Scientists are fond of trying to break codes--and sometimes they succeed. One manuscript they've been working on seems straight out of fiction: a strange handwritten message in abstract symbols and Roman letters meticulously covering 105 yellowing pages, hidden in the depths of an academic archive. Now, more than three centuries after it was devised, the 75,000-character "Copiale Cipher" has finally been broken.
And another enduring mystery has been solved: It has been discovered that the huge, mysterious heads gazing out to sea on Easter Island are connected to BODIES, which are buried deep into the sand (but we still don't know who created them).
The mysterious cryptogram, bound in gold and green brocade paper, reveals the rituals and political leanings of a 18th-century secret society in Germany. The rituals detailed in the document indicate the secret society had a fascination with eye surgery and ophthalmology, though it seems members of the secret society were not themselves eye doctors. Computer scientist Kevin Knight says, "This opens up a window for people who study the history of ideas and the history of secret societies. Historians believe that secret societies have had a role in revolutions, but all that is yet to be worked out, and a big part of the reason is because so many documents are enciphered."
To break the Copiale Cipher, Knight and his colleagues tracked down the original manuscript, which was found in the East Berlin Academy after the Cold War and is now in a private collection. They then transcribed a machine-readable version of the text, using a computer program created by Knight to help quantify the co-occurrences of certain symbols and other patterns. "When you get a new code and look at it, the possibilities are nearly infinite," Knight says. "Once you come up with a hypothesis based on your intuition as a human, you can turn over a lot of grunt work to the computer."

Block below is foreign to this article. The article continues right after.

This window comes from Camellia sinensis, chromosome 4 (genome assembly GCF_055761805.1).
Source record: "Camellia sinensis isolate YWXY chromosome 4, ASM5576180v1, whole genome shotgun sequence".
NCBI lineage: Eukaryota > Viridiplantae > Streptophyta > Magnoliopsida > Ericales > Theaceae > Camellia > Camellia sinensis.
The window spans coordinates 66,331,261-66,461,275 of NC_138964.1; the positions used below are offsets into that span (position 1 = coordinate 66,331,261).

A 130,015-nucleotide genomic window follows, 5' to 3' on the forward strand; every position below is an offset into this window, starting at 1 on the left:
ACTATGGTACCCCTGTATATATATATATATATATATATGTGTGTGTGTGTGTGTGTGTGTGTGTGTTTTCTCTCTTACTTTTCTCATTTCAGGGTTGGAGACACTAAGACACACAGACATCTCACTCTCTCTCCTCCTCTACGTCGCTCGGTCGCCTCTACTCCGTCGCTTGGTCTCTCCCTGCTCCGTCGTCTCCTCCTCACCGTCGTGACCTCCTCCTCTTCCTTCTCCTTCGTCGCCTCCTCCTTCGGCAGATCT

With the Copiale Cipher, the codebreaking team began not even knowing the language of the encrypted document. But they had a hunch about the Roman and Greek characters distributed throughout the manuscript, so they isolated these from the abstract symbols and attacked it as the true code. "It took quite a long time and resulted in complete failure," Knight says. After trying 80 languages, the cryptography team realized the Roman characters were "nulls," intended to mislead to reader. It was the abstract symbols that held the message.
Knight is now targeting other coded messages, including ciphers sent by the Zodiac Killer, a serial murderer who sent taunting messages to the press and has never been caught. Knight is also applying his computer-assisted codebreaking software to other famous unsolved codes such as the last section of "Kryptos," an encrypted message carved into a granite sculpture on the grounds of CIA headquarters, and the Voynich Manuscript, a medieval document that has baffled professional cryptographers for decades.
Words are important to people who come to this website. Some of the most important words Whitley ever heard came from the Master of the Key, who imparted huge amounts of wisdom when he burst into Whitley's hotel room in 1998. The Key is now back in stock in the Whitley Strieber Collection. Why buy it from us? If you do, it comes with an autographed bookplate designed by Whitley!